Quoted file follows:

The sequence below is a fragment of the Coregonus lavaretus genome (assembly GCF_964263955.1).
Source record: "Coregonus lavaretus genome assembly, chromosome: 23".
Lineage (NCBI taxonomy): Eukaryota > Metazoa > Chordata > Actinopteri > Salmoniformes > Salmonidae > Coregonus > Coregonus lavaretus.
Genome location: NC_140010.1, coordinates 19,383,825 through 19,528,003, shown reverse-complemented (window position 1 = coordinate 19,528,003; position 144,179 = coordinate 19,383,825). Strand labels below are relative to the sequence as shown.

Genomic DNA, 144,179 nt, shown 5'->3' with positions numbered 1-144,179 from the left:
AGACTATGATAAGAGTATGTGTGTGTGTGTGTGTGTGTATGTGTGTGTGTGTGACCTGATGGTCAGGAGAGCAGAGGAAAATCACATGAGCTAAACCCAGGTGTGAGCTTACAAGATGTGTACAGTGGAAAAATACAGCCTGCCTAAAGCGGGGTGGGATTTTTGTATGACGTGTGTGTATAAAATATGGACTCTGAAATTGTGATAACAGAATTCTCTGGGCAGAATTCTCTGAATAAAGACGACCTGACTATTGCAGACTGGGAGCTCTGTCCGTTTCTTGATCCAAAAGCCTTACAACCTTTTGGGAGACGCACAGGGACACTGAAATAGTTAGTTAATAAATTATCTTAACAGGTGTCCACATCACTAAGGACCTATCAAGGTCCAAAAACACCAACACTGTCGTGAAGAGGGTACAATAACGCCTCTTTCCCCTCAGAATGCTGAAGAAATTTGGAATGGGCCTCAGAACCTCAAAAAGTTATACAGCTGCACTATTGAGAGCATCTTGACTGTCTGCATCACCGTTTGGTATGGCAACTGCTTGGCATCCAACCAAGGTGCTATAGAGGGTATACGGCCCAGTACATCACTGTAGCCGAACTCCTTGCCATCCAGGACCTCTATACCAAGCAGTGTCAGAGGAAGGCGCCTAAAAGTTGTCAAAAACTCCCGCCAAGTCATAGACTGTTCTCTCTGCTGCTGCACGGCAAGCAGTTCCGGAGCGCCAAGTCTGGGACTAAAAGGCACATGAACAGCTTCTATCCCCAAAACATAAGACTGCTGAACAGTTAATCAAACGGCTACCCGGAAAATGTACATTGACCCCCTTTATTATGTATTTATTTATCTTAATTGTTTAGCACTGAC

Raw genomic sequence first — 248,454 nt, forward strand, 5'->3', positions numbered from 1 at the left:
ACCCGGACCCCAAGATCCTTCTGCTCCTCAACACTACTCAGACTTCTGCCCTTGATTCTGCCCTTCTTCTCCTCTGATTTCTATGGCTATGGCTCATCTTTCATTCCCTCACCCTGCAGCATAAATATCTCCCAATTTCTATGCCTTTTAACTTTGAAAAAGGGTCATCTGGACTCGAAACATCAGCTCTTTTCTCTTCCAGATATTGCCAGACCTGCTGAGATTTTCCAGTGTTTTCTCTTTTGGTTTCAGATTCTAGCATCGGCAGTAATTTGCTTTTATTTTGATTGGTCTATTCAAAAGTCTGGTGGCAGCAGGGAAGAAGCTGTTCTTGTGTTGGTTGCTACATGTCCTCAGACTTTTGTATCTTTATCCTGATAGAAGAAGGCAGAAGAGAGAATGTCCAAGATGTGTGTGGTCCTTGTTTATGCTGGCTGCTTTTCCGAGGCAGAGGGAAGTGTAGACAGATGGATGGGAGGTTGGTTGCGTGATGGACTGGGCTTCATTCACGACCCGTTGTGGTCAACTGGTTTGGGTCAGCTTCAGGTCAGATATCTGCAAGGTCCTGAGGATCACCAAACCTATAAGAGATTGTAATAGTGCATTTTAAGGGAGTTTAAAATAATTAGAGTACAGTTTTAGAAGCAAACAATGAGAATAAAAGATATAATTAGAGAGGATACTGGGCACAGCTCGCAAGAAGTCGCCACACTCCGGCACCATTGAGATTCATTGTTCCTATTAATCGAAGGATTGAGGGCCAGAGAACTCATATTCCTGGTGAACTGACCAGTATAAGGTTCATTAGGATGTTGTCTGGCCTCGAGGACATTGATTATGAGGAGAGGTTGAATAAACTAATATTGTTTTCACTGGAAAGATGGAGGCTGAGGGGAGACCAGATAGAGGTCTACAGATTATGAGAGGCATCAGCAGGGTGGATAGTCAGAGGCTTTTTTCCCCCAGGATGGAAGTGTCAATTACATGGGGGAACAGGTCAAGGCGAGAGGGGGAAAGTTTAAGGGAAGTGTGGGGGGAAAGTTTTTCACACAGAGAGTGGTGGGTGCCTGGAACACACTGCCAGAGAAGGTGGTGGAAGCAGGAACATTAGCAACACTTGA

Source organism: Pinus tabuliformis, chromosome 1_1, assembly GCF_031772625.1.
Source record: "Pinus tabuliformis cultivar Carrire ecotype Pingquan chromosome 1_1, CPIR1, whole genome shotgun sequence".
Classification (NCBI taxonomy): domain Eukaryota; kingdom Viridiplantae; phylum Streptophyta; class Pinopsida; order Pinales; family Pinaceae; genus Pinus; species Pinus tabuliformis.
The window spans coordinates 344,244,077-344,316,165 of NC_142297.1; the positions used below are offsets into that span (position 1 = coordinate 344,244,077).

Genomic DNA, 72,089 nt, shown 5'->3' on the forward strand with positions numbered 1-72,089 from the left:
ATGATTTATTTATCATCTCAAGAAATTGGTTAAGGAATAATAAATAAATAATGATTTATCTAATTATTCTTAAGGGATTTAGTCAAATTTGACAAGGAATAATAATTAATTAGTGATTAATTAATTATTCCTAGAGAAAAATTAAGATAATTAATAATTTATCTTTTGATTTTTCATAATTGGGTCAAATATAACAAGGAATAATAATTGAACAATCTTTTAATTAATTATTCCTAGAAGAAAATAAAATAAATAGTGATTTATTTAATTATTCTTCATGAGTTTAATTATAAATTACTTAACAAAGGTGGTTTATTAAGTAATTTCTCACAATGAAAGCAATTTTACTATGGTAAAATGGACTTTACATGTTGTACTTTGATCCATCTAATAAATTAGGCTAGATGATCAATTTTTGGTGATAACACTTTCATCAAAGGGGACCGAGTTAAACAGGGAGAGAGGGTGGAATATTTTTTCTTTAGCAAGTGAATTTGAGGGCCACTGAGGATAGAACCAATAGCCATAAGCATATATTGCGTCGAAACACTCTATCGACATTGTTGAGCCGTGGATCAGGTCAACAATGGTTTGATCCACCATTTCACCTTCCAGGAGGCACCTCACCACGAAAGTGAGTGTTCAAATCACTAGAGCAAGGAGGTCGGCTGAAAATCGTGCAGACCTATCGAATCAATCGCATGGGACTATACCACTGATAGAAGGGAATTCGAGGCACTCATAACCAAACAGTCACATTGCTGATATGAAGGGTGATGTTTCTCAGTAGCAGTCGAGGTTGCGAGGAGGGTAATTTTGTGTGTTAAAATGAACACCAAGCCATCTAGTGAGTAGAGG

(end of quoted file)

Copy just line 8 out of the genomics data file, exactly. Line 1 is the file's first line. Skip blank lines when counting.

ACCCGGACCCCAAGATCCTTCTGCTCCTCAACACTACTCAGACTTCTGCCCTTGATTCTGCCCTTCTTCTCCTCTGATTTCTATGGCTATGGCTCATCTTTCATTCCCTCACCCTGCAGCATAAATATCTCCCAATTTCTATGCCTTTTAACTTTGAAAAAGGGTCATCTGGACTCGAAACATCAGCTCTTTTCTCTTCCAGATATTGCCAGACCTGCTGAGATTTTCCAGTGTTTTCTCTTTTGGTTTCAGATTCTAGCATCGGCAGTAATTTGCTTTTATTTTGATTGGTCTATTCAAAAGTCTGGTGGCAGCAGGGAAGAAGCTGTTCTTGTGTTGGTTGCTACATGTCCTCAGACTTTTGTATCTTTATCCTGATAGAAGAAGGCAGAAGAGAGAATGTCCAAGATGTGTGTGGTCCTTGTTTATGCTGGCTGCTTTTCCGAGGCAGAGGGAAGTGTAGACAGATGGATGGGAGGTTGGTTGCGTGATGGACTGGGCTTCATTCACGACCCGTTGTGGTCAACTGGTTTGGGTCAGCTTCAGGTCAGATATCTGCAAGGTCCTGAGGATCACCAAACCTATAAGAGATTGTAATAGTGCATTTTAAGGGAGTTTAAAATAATTAGAGTACAGTTTTAGAAGCAAACAATGAGAATAAAAGATATAATTAGAGAGGATACTGGGCACAGCTCGCAAGAAGTCGCCACACTCCGGCACCATTGAGATTCATTGTTCCTATTAATCGAAGGATTGAGGGCCAGAGAACTCATATTCCTGGTGAACTGACCAGTATAAGGTTCATTAGGATGTTGTCTGGCCTCGAGGACATTGATTATGAGGAGAGGTTGAATAAACTAATATTGTTTTCACTGGAAAGATGGAGGCTGAGGGGAGACCAGATAGAGGTCTACAGATTATGAGAGGCATCAGCAGGGTGGATAGTCAGAGGCTTTTTTCCCCCAGGATGGAAGTGTCAATTACATGGGGGAACAGGTCAAGGCGAGAGGGGGAAAGTTTAAGGGAAGTGTGGGGGGAAAGTTTTTCACACAGAGAGTGGTGGGTGCCTGGAACACACTGCCAGAGAAGGTGGTGGAAGCAGGAACATTAGCAACACTTGA